As this is my 3rd Tuc from Seagull but supplied by 2 different model shops and 2 of them have been damaged on receipt im thru with buying ARTF's. I shall continue to carry on building and there again I use tinternet for materials, Why Because its easier in the long run probably not as cheap as nipping to a local M,S and would they have every thing I needed,( probably does away with impulse buying when you see something on the shelf). you think ahhh yes will have one of them etc etc. so now only go looking for what I need.
1628 forum posts
Having been spoiled for many years by living within walking distance of Webbies I'm three years into not having an LHS. The nearest "proper" model shop that I've visited is a 250 mile round trip away and, I understand, has recently moved to a warehouse setting. There are a couple of shops that might have a few bits and pieces a bit nearer.
Don;t forget though, that plenty of model shops also have mail order and even Internet shops as part of their business. That would seem to be an important factor to try to ensure their survival, as the passing trade and in-person trade is simply not there in the volume that it once was. Shops might also need to specialise more than previously to thrive- they are operating at a disadvantage anyway with high street rents and rates, parking problems and competition.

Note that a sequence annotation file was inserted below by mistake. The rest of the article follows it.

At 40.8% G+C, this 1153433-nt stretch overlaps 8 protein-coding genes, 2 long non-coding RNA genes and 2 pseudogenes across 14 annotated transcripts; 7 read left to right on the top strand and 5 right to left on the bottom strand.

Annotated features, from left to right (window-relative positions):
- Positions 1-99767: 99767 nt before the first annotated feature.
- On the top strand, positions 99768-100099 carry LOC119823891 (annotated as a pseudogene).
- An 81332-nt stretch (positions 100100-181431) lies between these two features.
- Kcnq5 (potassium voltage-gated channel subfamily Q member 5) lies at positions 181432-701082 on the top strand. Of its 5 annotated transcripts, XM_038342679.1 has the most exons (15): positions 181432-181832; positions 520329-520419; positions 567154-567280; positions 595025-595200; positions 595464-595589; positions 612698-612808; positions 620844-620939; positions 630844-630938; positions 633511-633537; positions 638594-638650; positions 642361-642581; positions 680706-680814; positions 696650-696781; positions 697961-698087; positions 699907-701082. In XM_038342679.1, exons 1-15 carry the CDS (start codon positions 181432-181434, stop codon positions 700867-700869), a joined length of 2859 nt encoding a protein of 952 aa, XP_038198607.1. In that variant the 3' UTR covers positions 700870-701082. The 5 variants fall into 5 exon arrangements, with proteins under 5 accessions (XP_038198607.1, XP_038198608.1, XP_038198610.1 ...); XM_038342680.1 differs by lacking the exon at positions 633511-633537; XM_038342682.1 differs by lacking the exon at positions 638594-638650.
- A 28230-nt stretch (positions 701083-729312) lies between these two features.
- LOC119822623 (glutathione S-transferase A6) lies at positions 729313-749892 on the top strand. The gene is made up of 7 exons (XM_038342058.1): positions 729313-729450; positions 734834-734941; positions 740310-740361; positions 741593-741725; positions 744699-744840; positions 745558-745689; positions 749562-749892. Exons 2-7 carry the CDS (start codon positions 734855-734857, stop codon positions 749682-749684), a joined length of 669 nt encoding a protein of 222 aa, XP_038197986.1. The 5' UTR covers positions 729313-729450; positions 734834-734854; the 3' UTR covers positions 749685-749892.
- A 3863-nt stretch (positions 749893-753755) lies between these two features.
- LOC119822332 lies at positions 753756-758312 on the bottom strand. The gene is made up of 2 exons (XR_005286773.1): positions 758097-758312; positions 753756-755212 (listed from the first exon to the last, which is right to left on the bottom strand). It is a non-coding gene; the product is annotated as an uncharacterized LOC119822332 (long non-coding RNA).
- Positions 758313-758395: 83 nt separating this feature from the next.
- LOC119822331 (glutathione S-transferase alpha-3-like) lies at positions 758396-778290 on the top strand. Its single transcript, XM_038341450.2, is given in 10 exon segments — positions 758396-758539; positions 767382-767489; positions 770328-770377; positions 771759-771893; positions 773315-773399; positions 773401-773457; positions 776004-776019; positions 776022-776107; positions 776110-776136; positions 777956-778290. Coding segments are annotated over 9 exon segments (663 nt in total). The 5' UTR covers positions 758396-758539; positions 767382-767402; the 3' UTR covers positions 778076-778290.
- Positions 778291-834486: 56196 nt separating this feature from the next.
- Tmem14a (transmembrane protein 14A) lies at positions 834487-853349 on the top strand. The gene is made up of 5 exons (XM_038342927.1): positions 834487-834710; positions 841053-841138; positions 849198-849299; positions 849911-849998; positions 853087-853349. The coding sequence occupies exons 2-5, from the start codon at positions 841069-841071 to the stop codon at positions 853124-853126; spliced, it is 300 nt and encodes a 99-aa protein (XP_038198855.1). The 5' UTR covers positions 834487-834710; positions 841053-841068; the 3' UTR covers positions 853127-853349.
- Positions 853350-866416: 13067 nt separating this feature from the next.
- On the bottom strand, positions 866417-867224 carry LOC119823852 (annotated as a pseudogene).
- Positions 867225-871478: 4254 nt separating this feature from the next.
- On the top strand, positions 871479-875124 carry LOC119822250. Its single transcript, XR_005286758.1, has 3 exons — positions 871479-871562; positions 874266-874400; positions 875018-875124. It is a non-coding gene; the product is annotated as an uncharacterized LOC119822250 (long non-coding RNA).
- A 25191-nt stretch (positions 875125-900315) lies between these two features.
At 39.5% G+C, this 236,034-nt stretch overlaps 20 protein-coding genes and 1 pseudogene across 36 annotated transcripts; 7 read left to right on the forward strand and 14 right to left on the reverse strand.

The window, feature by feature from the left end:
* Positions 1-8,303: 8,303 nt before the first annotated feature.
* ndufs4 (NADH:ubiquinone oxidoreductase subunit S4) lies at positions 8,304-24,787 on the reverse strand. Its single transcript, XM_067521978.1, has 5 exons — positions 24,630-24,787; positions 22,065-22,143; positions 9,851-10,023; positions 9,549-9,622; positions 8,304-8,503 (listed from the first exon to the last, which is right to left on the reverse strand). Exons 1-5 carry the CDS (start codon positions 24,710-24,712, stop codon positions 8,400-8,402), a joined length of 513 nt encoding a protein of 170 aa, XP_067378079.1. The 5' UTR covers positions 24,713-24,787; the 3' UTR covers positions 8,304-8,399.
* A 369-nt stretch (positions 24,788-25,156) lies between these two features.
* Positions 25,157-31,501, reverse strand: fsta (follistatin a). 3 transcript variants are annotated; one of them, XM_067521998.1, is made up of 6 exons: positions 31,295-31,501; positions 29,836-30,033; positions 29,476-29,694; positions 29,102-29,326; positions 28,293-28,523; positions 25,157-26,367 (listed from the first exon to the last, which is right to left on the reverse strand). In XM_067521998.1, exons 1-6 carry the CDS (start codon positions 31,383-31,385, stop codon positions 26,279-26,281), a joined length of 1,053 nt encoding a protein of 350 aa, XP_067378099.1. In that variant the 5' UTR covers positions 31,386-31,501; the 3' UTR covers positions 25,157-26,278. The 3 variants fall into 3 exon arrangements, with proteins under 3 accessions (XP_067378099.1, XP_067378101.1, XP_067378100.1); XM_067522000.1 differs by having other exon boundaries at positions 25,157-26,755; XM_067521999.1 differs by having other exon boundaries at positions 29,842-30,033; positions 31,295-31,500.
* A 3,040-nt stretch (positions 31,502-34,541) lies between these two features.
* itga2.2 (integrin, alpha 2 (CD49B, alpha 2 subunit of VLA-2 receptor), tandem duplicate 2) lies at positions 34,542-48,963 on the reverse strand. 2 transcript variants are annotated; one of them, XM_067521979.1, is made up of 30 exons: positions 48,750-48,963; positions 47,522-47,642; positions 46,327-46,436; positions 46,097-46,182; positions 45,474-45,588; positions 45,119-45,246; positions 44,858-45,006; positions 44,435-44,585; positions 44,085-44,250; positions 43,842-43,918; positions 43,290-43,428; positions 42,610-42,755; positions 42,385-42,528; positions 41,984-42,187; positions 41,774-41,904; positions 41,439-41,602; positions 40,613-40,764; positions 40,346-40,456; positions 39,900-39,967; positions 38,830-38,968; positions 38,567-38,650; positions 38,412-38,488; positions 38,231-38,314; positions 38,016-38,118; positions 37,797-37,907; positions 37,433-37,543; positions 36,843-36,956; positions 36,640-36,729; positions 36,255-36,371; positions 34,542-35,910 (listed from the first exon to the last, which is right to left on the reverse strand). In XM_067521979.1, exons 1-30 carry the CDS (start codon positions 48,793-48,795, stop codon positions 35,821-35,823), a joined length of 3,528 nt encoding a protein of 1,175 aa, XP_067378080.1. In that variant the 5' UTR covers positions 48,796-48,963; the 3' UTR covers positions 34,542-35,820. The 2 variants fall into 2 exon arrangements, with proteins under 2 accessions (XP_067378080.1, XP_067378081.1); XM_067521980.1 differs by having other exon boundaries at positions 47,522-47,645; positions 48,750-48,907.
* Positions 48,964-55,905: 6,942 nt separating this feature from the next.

The bottom line is, if you are lucky enough to have an LHS then make use of it, if you value that immediate supply of the things vital to a weekend's flying. Otherwise, you will have to be more organised and carry your own large stock of spares - like those folks who don;t have the luxury of a nearby LHS.
|1220 forum posts|
I think it's a sign of the times. I can remember 20 years ago when my LMS would always have the items I wanted in "next week" and time after time it was on order and would be in next week and a few years ago it closed. The stock never really changed in 20 years.